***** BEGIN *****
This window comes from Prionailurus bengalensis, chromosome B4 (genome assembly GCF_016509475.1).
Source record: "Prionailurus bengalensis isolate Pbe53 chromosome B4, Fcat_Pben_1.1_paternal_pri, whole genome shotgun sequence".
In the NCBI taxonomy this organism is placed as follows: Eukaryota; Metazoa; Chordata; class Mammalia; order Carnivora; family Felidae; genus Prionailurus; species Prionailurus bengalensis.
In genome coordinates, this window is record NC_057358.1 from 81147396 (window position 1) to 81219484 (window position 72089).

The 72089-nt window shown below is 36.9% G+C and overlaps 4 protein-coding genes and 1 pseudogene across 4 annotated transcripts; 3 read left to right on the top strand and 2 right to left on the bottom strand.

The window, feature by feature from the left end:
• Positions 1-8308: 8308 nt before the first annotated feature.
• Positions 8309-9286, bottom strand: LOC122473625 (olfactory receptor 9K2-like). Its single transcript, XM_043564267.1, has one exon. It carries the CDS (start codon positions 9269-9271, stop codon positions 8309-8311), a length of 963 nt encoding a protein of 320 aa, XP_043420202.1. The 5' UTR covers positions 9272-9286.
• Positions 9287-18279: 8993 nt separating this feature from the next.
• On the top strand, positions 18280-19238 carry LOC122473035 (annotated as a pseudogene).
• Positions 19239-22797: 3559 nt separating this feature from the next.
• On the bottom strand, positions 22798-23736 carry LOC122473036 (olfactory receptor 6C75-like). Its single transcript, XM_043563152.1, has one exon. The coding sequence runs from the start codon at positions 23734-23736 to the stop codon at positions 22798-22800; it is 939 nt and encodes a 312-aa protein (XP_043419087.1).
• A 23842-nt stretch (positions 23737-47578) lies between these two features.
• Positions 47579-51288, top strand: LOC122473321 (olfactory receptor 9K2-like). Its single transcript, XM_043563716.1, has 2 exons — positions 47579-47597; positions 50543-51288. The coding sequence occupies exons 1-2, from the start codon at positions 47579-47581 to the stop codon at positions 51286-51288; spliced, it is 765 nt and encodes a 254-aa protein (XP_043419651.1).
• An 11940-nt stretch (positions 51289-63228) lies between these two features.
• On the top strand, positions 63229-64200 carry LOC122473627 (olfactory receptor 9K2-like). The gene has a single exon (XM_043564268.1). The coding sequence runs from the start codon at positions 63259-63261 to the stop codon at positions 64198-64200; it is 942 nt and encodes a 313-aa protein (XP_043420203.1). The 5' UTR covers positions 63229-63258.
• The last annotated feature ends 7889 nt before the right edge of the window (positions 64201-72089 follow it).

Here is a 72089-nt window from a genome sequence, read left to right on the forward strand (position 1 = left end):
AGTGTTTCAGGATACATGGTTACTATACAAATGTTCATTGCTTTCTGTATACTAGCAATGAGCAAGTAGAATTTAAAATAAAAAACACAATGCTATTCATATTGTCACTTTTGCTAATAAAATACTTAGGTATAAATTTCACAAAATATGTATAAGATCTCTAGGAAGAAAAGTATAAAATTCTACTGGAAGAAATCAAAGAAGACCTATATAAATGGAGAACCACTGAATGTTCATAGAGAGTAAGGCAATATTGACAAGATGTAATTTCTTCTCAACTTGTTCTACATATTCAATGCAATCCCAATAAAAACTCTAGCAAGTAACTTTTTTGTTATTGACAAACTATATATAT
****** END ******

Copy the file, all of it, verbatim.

This window comes from Prionailurus bengalensis, chromosome B4 (genome assembly GCF_016509475.1).
Source record: "Prionailurus bengalensis isolate Pbe53 chromosome B4, Fcat_Pben_1.1_paternal_pri, whole genome shotgun sequence".
In the NCBI taxonomy this organism is placed as follows: Eukaryota; Metazoa; Chordata; class Mammalia; order Carnivora; family Felidae; genus Prionailurus; species Prionailurus bengalensis.
In genome coordinates, this window is record NC_057358.1 from 81147396 (window position 1) to 81219484 (window position 72089).

The 72089-nt window shown below is 36.9% G+C and overlaps 4 protein-coding genes and 1 pseudogene across 4 annotated transcripts; 3 read left to right on the top strand and 2 right to left on the bottom strand.

The window, feature by feature from the left end:
• Positions 1-8308: 8308 nt before the first annotated feature.
• Positions 8309-9286, bottom strand: LOC122473625 (olfactory receptor 9K2-like). Its single transcript, XM_043564267.1, has one exon. It carries the CDS (start codon positions 9269-9271, stop codon positions 8309-8311), a length of 963 nt encoding a protein of 320 aa, XP_043420202.1. The 5' UTR covers positions 9272-9286.
• Positions 9287-18279: 8993 nt separating this feature from the next.
• On the top strand, positions 18280-19238 carry LOC122473035 (annotated as a pseudogene).
• Positions 19239-22797: 3559 nt separating this feature from the next.
• On the bottom strand, positions 22798-23736 carry LOC122473036 (olfactory receptor 6C75-like). Its single transcript, XM_043563152.1, has one exon. The coding sequence runs from the start codon at positions 23734-23736 to the stop codon at positions 22798-22800; it is 939 nt and encodes a 312-aa protein (XP_043419087.1).
• A 23842-nt stretch (positions 23737-47578) lies between these two features.
• Positions 47579-51288, top strand: LOC122473321 (olfactory receptor 9K2-like). Its single transcript, XM_043563716.1, has 2 exons — positions 47579-47597; positions 50543-51288. The coding sequence occupies exons 1-2, from the start codon at positions 47579-47581 to the stop codon at positions 51286-51288; spliced, it is 765 nt and encodes a 254-aa protein (XP_043419651.1).
• An 11940-nt stretch (positions 51289-63228) lies between these two features.
• On the top strand, positions 63229-64200 carry LOC122473627 (olfactory receptor 9K2-like). The gene has a single exon (XM_043564268.1). The coding sequence runs from the start codon at positions 63259-63261 to the stop codon at positions 64198-64200; it is 942 nt and encodes a 313-aa protein (XP_043420203.1). The 5' UTR covers positions 63229-63258.
• The last annotated feature ends 7889 nt before the right edge of the window (positions 64201-72089 follow it).

Here is a 72089-nt window from a genome sequence, read left to right on the forward strand (position 1 = left end):
AGTGTTTCAGGATACATGGTTACTATACAAATGTTCATTGCTTTCTGTATACTAGCAATGAGCAAGTAGAATTTAAAATAAAAAACACAATGCTATTCATATTGTCACTTTTGCTAATAAAATACTTAGGTATAAATTTCACAAAATATGTATAAGATCTCTAGGAAGAAAAGTATAAAATTCTACTGGAAGAAATCAAAGAAGACCTATATAAATGGAGAACCACTGAATGTTCATAGAGAGTAAGGCAATATTGACAAGATGTAATTTCTTCTCAACTTGTTCTACATATTCAATGCAATCCCAATAAAAACTCTAGCAAGTAACTTTTTTGTTATTGACAAACTATATATAT